My next blog posting combines this notion of caste with my academic and professional interests in social justice and human rights. The results are disconcertingly harmonious.
*image courtesy of
http://www.silkepics.com/Punjabiwomen.htm

Sunday, April 22, 2007

Salute Your Flag!

*image courtesy of
http://www.brazilianartists.net/home/flags/

Friday, April 20, 2007

Miller is smart to sit this one out

Toronto Mayor David Miller is no longer a member of the New Democratic Party of Ontario. In response to a Toronto Star article, entitled 'Miller leaves NDP, shifts to neutral' http://www.thestar.com/article/204293, I had the following response published in the Editorial section of the Star's April 20th issue:

Miller leaves NDP, shifts to neutral


April 18.I respect Mayor David Miller's decision. The execution of Canada's urban agenda is long overdue and cities are not in a position to play politics. Tensions between provinces and cities are beginning to reflect the historical fiscal imbalances between federal and provincial actors. But unlike Ottawa and the provinces, cities bear no space within the constitutional arena.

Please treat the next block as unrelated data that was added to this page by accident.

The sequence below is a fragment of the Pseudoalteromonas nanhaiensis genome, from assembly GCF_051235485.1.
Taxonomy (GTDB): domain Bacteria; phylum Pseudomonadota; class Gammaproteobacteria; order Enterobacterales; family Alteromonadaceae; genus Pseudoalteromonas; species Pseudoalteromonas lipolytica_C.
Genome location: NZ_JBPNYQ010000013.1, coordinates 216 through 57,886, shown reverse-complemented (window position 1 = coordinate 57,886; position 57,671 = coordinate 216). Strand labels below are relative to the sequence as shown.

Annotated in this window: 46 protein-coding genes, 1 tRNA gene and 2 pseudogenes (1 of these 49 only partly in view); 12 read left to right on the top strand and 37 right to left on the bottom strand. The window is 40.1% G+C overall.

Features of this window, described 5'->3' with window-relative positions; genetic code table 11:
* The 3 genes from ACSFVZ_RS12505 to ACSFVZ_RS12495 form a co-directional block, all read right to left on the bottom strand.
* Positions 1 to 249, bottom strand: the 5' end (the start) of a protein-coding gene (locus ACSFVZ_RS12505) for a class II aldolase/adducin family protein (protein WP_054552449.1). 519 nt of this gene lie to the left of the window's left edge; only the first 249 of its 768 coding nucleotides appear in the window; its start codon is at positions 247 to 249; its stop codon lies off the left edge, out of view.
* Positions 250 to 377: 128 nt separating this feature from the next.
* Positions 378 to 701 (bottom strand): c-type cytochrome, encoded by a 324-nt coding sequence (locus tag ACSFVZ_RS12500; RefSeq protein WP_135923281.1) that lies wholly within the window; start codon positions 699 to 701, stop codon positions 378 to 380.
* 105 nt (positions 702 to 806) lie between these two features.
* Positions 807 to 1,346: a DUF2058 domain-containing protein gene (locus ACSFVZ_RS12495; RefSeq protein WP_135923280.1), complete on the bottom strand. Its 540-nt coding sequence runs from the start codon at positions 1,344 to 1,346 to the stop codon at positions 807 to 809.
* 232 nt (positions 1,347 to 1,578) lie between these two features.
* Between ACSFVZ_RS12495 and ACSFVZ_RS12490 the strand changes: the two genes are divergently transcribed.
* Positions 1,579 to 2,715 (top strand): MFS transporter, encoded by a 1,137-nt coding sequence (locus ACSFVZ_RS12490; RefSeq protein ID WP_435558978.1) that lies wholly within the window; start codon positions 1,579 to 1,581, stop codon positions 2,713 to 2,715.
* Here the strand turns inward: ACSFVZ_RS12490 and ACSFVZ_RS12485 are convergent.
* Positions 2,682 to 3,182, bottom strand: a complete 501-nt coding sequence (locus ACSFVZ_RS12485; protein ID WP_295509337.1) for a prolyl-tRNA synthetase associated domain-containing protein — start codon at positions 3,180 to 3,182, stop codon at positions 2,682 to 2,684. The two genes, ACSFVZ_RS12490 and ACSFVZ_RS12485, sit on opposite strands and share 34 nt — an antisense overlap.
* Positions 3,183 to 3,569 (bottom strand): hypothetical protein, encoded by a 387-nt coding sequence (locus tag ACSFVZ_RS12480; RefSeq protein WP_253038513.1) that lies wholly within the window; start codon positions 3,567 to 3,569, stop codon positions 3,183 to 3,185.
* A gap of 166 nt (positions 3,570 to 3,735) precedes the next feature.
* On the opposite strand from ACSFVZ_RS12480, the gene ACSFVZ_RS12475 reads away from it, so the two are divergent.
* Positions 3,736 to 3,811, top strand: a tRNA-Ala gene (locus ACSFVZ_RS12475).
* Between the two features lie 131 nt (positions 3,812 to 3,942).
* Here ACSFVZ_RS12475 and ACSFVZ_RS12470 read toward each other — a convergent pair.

Miller should continue to take baby steps toward a more sustainable urban agenda.

Rahul Mediratta, Toronto

http://www.thestar.com/article/205196

Tuesday, April 17, 2007

The Namesake - Irfan Khan, Tabu

Last night I feasted on the richness, simplicity, and tranquillity of The Namesake; Mira Nair’s latest cinematic instalment. In stark contrast to the melodrama of Monsoon Wedding and the uncompromising realism of Salaam Bombay, The Namesake features simple characters, a simple storyline, and honesty; raw honesty.
The plot centres on a newly-married Bengali couple from Calcutta who settle in New York City. Away from their family, their community, and their nurturing land, Ashok (Irfan Khan) and Ashima Ganguli (Tabu) make a family for themselves: a son named Gogol and a daughter. Gogol is not the sexiest of names, but it holds a special place in Ashok’s heart. The name 'Gogol' emanates from Ashok’s favourite author, Russian writer Nikolay Gogol, and, more significantly, to Ashok’s near-death experience as a young man.